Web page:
Books and articles on game dev

    Greetings all. I'm a researcher from Portugal, with the multimedia department of CIEBA, and I'm currently writing my PhD thesis on videogame composers' expansion of knowledge into areas of sound design, implementation, programming, and soft skills. I come to ask for bibliography, books and articles, on the process of creating videogames, particularly about differences between indie and AAA production (I am focusing on indie). So far I've used O'Donnell's "Developer's Dilemma", a great read I suggest to all, as well as my own experiences, but I am in need of more sources. Thanks in advance!
  7. Dawoodoz

    Storing full games on paper?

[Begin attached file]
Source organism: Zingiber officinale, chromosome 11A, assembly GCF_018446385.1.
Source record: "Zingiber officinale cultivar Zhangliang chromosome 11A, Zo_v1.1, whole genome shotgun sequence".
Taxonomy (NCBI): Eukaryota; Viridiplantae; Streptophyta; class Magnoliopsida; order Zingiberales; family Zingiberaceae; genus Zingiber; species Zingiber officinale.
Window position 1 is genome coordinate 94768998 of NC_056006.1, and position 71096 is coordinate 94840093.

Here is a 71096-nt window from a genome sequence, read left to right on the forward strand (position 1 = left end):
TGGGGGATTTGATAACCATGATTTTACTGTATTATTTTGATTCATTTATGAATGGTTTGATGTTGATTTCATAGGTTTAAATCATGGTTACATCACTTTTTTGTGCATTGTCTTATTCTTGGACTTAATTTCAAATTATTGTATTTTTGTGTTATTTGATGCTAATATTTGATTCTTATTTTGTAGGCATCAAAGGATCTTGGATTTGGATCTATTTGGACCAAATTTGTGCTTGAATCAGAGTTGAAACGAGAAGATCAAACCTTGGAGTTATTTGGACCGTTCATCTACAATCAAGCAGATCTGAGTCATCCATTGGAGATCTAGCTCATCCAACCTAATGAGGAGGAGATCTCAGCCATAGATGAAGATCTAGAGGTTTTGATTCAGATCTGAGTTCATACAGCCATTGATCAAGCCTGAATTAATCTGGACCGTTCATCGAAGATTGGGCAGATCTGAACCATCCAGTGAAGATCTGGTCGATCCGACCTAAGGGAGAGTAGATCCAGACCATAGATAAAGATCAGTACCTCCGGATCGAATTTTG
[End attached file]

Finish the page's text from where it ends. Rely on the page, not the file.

A musical score can be printed on paper, survive ransomware attacks, be understood by people in a distant future who doesn't speak the same language and be independent of the instrument that plays it. Computer software is however a lot more volatile when storage devices go out of fashion like floppy discs and cloud services get hacked. If someone would make a minimalistic hardware agnostic standard for describing classic computer games in paper format, what would be your preferences? Syntax: Using a high-level programming language would have all the issues of alternative interpretations, dialects and transpiling that comes with scripted languages. English keywords would be like writing in latin once the standard gets old, so I guess math is the language somehow. Storing byte-codes with scattered error correcting bit patterns would not be human readable, but to mystery games, that might be the point. File size: A tiny game could be read with a phone camera from a large book and played instantly, but a larger paper only used as a reliable backup could be scanned in a higher resolution and saved on the computer. Security: Would you trust a game that you downloaded from a physical book to not contain malware? The exploit would be very old compared to your anti-virus, but books in a library can be tampered with. Material: Would there be a point with only using cheap paper if it cannot withstand the inevitable era of nuclear winters? Would steel and wolfram-carbide printing plates be too expensive compared to opto laser crystal discs which store more data but are harder to decipher?